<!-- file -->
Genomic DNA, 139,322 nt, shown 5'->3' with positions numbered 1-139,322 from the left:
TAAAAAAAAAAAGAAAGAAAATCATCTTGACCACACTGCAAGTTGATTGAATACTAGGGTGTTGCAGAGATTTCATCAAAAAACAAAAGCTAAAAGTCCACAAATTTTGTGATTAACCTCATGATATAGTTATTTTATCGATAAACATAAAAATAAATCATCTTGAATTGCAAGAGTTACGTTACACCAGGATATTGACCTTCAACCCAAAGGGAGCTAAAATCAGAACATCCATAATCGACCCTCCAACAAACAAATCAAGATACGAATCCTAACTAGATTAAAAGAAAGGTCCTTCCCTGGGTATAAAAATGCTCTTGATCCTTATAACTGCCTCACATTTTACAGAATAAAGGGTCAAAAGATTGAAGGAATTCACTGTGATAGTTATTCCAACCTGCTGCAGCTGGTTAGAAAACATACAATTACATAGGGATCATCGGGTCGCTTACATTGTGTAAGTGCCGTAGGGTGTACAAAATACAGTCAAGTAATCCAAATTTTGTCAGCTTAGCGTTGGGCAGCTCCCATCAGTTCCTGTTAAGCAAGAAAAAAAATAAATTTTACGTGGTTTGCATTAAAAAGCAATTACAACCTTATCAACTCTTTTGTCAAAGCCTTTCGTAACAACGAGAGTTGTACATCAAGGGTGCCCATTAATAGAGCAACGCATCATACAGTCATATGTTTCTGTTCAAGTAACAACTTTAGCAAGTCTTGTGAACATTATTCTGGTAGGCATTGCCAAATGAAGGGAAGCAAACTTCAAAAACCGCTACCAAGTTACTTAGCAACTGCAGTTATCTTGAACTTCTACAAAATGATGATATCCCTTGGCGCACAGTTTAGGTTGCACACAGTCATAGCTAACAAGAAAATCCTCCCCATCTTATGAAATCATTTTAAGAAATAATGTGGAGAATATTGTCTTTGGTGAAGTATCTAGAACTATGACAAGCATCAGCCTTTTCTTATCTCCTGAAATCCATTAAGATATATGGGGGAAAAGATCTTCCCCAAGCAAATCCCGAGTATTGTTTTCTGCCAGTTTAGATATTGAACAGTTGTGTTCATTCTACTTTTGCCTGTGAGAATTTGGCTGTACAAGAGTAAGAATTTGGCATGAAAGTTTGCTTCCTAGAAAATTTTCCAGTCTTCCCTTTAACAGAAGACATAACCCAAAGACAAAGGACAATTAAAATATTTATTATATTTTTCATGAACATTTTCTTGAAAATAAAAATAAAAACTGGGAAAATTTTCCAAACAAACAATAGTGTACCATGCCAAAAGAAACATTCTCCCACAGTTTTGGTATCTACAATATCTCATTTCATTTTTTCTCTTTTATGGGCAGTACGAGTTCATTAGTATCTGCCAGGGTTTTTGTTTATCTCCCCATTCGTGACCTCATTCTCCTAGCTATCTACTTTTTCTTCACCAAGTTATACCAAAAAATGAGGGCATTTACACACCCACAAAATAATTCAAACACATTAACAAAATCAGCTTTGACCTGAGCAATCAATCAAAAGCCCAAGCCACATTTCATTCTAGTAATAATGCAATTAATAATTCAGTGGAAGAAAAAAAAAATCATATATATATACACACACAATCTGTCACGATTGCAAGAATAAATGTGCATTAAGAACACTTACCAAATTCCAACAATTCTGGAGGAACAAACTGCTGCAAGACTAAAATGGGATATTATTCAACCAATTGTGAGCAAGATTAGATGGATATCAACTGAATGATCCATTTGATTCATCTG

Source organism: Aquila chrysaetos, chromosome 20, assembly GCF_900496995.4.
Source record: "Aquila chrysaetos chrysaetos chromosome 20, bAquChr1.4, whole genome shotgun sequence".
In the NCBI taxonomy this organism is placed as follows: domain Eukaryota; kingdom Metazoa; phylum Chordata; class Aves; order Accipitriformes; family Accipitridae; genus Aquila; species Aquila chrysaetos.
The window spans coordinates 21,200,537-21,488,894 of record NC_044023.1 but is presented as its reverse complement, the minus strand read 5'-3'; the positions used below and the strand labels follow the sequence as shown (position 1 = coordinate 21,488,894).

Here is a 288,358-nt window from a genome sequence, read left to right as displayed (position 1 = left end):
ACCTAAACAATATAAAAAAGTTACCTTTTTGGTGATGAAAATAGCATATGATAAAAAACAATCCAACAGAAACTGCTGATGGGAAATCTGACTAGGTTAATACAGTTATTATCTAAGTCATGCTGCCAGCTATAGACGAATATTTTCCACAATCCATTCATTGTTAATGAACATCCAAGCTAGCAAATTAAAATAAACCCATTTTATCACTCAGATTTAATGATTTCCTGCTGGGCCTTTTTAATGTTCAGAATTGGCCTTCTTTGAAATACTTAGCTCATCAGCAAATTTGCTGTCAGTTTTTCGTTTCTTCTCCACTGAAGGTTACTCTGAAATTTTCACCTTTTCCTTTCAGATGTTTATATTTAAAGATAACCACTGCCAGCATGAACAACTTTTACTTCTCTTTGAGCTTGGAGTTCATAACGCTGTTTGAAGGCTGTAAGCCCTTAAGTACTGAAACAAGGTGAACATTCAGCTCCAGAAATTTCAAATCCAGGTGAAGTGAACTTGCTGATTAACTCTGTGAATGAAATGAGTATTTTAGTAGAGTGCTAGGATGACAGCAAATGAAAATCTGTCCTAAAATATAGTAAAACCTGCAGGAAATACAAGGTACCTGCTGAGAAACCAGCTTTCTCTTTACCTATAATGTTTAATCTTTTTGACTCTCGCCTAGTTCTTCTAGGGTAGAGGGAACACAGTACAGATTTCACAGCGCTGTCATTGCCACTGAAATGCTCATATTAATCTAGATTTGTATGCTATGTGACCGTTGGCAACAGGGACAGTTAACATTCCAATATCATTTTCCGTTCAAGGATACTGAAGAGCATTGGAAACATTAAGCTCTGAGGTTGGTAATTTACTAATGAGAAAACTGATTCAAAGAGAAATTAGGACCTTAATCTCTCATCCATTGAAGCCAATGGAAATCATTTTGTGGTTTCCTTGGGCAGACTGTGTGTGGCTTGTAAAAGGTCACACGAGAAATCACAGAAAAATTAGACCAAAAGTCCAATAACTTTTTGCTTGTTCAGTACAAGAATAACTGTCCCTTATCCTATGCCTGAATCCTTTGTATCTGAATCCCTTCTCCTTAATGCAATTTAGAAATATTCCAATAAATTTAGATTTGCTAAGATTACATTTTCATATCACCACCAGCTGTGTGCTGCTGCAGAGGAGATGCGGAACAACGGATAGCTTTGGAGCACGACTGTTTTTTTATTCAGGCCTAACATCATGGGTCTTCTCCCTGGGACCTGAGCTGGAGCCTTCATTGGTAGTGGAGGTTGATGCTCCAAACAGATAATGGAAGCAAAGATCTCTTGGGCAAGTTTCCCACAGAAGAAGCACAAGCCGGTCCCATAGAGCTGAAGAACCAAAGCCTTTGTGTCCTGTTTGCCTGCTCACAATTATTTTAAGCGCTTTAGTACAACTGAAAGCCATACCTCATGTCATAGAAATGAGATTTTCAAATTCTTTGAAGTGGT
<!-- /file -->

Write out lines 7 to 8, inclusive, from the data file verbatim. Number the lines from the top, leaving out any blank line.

Here is a 288,358-nt window from a genome sequence, read left to right as displayed (position 1 = left end):
ACCTAAACAATATAAAAAAGTTACCTTTTTGGTGATGAAAATAGCATATGATAAAAAACAATCCAACAGAAACTGCTGATGGGAAATCTGACTAGGTTAATACAGTTATTATCTAAGTCATGCTGCCAGCTATAGACGAATATTTTCCACAATCCATTCATTGTTAATGAACATCCAAGCTAGCAAATTAAAATAAACCCATTTTATCACTCAGATTTAATGATTTCCTGCTGGGCCTTTTTAATGTTCAGAATTGGCCTTCTTTGAAATACTTAGCTCATCAGCAAATTTGCTGTCAGTTTTTCGTTTCTTCTCCACTGAAGGTTACTCTGAAATTTTCACCTTTTCCTTTCAGATGTTTATATTTAAAGATAACCACTGCCAGCATGAACAACTTTTACTTCTCTTTGAGCTTGGAGTTCATAACGCTGTTTGAAGGCTGTAAGCCCTTAAGTACTGAAACAAGGTGAACATTCAGCTCCAGAAATTTCAAATCCAGGTGAAGTGAACTTGCTGATTAACTCTGTGAATGAAATGAGTATTTTAGTAGAGTGCTAGGATGACAGCAAATGAAAATCTGTCCTAAAATATAGTAAAACCTGCAGGAAATACAAGGTACCTGCTGAGAAACCAGCTTTCTCTTTACCTATAATGTTTAATCTTTTTGACTCTCGCCTAGTTCTTCTAGGGTAGAGGGAACACAGTACAGATTTCACAGCGCTGTCATTGCCACTGAAATGCTCATATTAATCTAGATTTGTATGCTATGTGACCGTTGGCAACAGGGACAGTTAACATTCCAATATCATTTTCCGTTCAAGGATACTGAAGAGCATTGGAAACATTAAGCTCTGAGGTTGGTAATTTACTAATGAGAAAACTGATTCAAAGAGAAATTAGGACCTTAATCTCTCATCCATTGAAGCCAATGGAAATCATTTTGTGGTTTCCTTGGGCAGACTGTGTGTGGCTTGTAAAAGGTCACACGAGAAATCACAGAAAAATTAGACCAAAAGTCCAATAACTTTTTGCTTGTTCAGTACAAGAATAACTGTCCCTTATCCTATGCCTGAATCCTTTGTATCTGAATCCCTTCTCCTTAATGCAATTTAGAAATATTCCAATAAATTTAGATTTGCTAAGATTACATTTTCATATCACCACCAGCTGTGTGCTGCTGCAGAGGAGATGCGGAACAACGGATAGCTTTGGAGCACGACTGTTTTTTTATTCAGGCCTAACATCATGGGTCTTCTCCCTGGGACCTGAGCTGGAGCCTTCATTGGTAGTGGAGGTTGATGCTCCAAACAGATAATGGAAGCAAAGATCTCTTGGGCAAGTTTCCCACAGAAGAAGCACAAGCCGGTCCCATAGAGCTGAAGAACCAAAGCCTTTGTGTCCTGTTTGCCTGCTCACAATTATTTTAAGCGCTTTAGTACAACTGAAAGCCATACCTCATGTCATAGAAATGAGATTTTCAAATTCTTTGAAGTGGT